Scientists at the University of Arizona have proposed an ark, called the “modern global insurance policy” for 6.7 million species on Earth, cryogenically preserved and hidden inside a series of caves and tunnels under the surface of the moon.
They said the vault could protect genetic materials in the event of “total annihilation of the Earth,” which would be triggered by a significant drop in biodiversity, but any move to build this bunker is a long way off.
“Earth is naturally a volatile environment,” said researcher Jekan Thanga, a professor of aerospace and mechanical engineering at the University of Arizona College of Engineering, in a statement.
“As humans, we had a narrow call about 75,000 years ago with the supervolcanic eruption of Toba, which caused a 1,000-year cooling period and, according to some, aligns with an estimated drop in human diversity. that human civilization has such a big footprint, if it collapsed, this could have a negative cascading effect on the rest of the planet. “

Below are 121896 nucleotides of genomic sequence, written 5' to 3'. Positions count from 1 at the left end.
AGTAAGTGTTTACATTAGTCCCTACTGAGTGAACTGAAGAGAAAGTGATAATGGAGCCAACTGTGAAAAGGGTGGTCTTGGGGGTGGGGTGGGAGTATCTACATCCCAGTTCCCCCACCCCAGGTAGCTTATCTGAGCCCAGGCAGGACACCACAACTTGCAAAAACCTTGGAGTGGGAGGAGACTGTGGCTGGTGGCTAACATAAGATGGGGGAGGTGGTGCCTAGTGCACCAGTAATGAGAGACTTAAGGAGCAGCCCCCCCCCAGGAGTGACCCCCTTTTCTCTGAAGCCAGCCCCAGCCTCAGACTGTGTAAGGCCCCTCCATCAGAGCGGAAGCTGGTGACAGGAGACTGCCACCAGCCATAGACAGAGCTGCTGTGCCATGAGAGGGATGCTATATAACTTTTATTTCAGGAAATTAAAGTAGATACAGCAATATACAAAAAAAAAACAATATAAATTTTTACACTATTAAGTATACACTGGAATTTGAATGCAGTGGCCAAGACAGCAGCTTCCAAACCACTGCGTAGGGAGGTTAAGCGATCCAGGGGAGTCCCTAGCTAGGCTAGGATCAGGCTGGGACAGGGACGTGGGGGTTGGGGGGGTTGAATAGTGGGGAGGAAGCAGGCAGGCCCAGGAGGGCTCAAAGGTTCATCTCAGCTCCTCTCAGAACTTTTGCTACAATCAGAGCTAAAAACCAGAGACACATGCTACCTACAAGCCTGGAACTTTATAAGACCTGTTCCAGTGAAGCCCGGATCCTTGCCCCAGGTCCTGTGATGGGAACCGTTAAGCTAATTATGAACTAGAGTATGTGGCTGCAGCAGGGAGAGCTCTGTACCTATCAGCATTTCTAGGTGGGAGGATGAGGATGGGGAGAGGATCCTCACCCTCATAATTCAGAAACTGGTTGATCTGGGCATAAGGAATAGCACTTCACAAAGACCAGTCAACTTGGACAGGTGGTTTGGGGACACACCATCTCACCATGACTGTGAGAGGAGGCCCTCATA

There are similar “doomsday rounds” on Earth: the Global Seed Vault, home to just under a million seed samples, is located on a remote island of Svalbard, an archipelago between Norway and the North Pole. .
In a paper presented earlier this month, the University of Arizona team thinks its concept could preserve life on Earth in the event of destruction of the planet we call home.
The researchers said the project depends on advances in cryo-robotic technology: to be cryopreserved, the seeds must be cooled to less than 292 Fahrenheit, while stem cells must be stored in less than 320 Fahrenheit. But the team says that at these temperatures, the metal parts of the base could freeze, jam or cold weld.
Scientists still do not understand how the lack of gravity can affect preserved seeds or how to communicate with a terrestrial base.
Experts discovered a network of about 200 lava tubes beneath the moon’s surface in 2013, which had formed when lava flows melted through soft rock to form underground tunnels billions of years ago. years.
Scientists think the tubes are 100 meters (328 feet) in diameter – It could provide the perfect refuge for the precious charge, protecting it from solar radiation, surface temperature changes and micrometeorites.
Powered by solar panels, the underground ark would be accessed via elevator shafts, which would lead to a facility that stored cryogenic preservation modules.
Scientists say it would take 250 rocket launches to carry about 50 samples of each of the 6.7 million species to the moon.
It is already planned that some construction will be done on the Moon for another project.